Stay at home jobs can be helpful if you are managing social anxiety. I don’t advocate using it as an excuse not to socialize, but rather, it gives you the chance to approach social situations in a controlled way.
They are many opportunities to be social outside of work. You don’t have to spend 8 hours a day, 5 days a week in the company of coworkers to accomplish that.
I’m also a big proponent of stay at home jobs for other reasons. Less commuting means less effects on the environment. Stay at home jobs give you the chance to be flexible if you have a family.
In addition, if you choose to be an entrepreneur, the earning potential is often unlimited, which can’t be said for most 9 to 5 jobs.
I am sure there are many more stay at home jobs than the ones I outline in this post; however, these are the ones I am most familiar with. I’d love to hear in the comments if you know of other positions.
If you are interested in becoming a freelance writer, I encourage you to check out the website Make a Living Writing with Carol Tice. Carol does a good job of helping newcomers to the profession earn more money in less time.
You can join her writer’s den (when registrations open) for $25 a month, and you will have access to the forums, all of her training videos, and much more.
I have been a member on and off, but ultimately found that I just didn’t have time to fully devote myself to developing that part of my career. If you are focused on freelance writing, especially for magazines or business publications, the courses will be helpful.
Court Transcripts Proofreader
Court transcripts proofreaders do just that—proofread the transcripts that court reporters prepare. Typically these stay at home jobs some sort of legal background, although you can take a course through the website Proofread Anywhere that may help you to get a foot in the door.
Although the certificate course is a bit pricey at over $1000, it is broken down into modules so you can try it out first to see whether it’s a good fit. Like most work-from-home jobs, this one is location independent, meaning that you can live in one country while working for someone in another. It is also a somewhat portable job in that it can be done with just an iPad and an app.
Though this is a bit specialized, I’ve included it because it is one of the ways that I earn income from home. I work through an agency, but you could also set yourself up as a freelancer and obtain clients directly.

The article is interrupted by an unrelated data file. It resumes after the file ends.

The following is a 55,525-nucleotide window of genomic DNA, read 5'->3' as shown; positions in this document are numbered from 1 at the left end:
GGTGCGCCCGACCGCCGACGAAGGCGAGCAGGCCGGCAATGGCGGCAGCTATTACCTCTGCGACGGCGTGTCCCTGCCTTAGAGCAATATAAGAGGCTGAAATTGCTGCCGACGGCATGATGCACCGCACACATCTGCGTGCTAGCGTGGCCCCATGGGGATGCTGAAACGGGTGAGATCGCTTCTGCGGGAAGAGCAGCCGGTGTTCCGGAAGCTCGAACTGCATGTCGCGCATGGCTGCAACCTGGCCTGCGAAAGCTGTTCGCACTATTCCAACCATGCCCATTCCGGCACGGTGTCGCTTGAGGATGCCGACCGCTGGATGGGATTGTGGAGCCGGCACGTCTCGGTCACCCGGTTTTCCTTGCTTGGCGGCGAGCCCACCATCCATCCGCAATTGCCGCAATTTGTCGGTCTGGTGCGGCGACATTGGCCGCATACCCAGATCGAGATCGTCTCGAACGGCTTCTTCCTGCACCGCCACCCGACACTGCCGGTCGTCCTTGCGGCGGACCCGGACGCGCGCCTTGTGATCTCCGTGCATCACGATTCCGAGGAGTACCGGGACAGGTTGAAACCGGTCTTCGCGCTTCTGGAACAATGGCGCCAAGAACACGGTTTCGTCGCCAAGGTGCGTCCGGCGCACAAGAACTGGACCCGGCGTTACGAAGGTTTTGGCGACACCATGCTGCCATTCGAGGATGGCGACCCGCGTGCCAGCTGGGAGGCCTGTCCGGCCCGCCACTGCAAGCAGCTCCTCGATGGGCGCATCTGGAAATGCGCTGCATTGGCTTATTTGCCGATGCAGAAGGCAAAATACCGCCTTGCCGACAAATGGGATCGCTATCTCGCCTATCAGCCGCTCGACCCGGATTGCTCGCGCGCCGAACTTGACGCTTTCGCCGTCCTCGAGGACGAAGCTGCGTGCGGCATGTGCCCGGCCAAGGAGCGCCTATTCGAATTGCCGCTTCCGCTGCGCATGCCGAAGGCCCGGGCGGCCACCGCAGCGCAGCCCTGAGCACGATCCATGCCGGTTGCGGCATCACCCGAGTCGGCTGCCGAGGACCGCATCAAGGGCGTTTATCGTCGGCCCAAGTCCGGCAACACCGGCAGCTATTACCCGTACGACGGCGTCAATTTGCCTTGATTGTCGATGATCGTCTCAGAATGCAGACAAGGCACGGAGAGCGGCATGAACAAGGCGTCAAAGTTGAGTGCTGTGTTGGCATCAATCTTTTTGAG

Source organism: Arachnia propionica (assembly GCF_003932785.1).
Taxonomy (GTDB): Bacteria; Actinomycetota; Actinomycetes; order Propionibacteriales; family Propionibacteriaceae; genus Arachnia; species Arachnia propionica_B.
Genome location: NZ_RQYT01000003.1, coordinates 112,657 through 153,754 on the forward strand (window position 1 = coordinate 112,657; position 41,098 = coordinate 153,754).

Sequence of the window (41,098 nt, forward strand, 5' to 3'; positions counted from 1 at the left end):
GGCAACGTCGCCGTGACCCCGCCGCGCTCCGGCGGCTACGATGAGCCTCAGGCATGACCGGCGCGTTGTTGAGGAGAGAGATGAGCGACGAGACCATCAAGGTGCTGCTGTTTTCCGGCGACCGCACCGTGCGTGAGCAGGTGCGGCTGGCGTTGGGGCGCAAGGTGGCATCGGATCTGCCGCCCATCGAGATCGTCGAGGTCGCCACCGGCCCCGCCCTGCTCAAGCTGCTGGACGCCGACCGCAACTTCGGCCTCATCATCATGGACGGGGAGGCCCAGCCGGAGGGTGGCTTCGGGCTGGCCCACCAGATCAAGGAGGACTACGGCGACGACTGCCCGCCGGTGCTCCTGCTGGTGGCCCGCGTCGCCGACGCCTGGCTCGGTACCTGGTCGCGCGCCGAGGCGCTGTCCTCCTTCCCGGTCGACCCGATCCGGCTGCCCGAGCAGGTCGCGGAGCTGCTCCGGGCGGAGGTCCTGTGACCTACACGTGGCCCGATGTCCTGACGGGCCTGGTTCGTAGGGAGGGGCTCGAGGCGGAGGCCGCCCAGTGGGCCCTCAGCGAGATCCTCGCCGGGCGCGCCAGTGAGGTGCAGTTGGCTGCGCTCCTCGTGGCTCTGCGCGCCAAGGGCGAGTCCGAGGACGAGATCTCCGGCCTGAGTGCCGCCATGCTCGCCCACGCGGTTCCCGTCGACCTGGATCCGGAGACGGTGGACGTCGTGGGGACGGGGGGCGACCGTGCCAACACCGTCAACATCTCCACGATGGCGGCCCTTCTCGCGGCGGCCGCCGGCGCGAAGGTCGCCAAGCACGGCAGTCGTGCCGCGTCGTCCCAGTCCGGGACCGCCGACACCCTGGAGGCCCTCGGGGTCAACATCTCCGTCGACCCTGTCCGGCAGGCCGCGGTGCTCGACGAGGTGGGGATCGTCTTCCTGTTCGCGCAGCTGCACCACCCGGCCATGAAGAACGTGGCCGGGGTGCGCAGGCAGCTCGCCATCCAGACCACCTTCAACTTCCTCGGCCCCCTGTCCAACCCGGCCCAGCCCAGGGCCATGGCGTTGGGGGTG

In the work that I do, I edit manuscripts written by ESL academics (primarily from Japan, Korea, and China) who are planning to submit to academic journals.
These stay at home jobs typically requires a degree in a social science or science-related field. If you work through an agency, you will typically be paid at a rate per 1000 words, and as you become more proficient at your job, your hourly rate will in effect increase.
I can now easily earn $1000 a month working part-time, and have earned as much as $4000 when completing steady work.
House Flipper/Real Estate Investor
This might seem like a strange one to include as well, but it’s also an income-producing activity for me, so it is what I am familiar with. If you are interested in this topic, I suggest visiting AffordAnything.com hosted by Paula Pant. Listen to her podcast and you will be miles ahead of everyone else when it comes to real estate.
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The best part about being a blog writer is that the earning potential is unlimited. The worst part is of course that in the beginning, you won’t be earning anything. That’s why a blog is best started as an “on-the-side” gig as far as stay at home jobs go.
If you can eventually turn it into a money-maker, then you may be able to quit your 9-5. If anxiety has held you back even from a 9-5, this could be a great way to express yourself as well. I truly believe there aren’t enough success stories on the Internet from people with social anxiety, and would love for you to be part of that group.
Related Articles about Working from Home
- How to Avoid Loneliness if You Work From Home
- How to Make Money Working From Home
- November 2019 Blog Income Report
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5 Stay at Home Jobs for People with Social Anxiety
Here are some of my favorite social anxiety tools
Thanks for reading! I hope you found some helpful tips. Since this site is about social anxiety, I wanted to also share some tools I use that I hope you’ll find helpful. Some of these are affiliate links, so if you decide to try them, I’ll earn a commission. However, I only recommend things I have used myself and would recommend to a friend or family member.
Online Therapy: For online therapy, I have personally used and like the service offered by Betterhelp. It's easy to get started from the comfort of your home. You'll even get a discount on your first month of therapy when you use my link.
Doctor Visits: For doctor visits, Web Doctors offers convenient online appointments.
Audible Subscription: I recommend a lot of self-help books on this site, but I actually prefer an audiobook subscription over print books! My favorite subscription service is Audible because it has all the best-sellers and they stay in your digital library forever (even if you end your subscription). You can sign up for a free trial and listen to your first two books for free.
Social Anxiety Masterclass: The Social Anxiety Masterclass is my signature course where I walk you through everything I know about how to manage social anxiety. If you're not ready to enroll in the course, be sure to subscribe to my email newsletter to hear about special deals!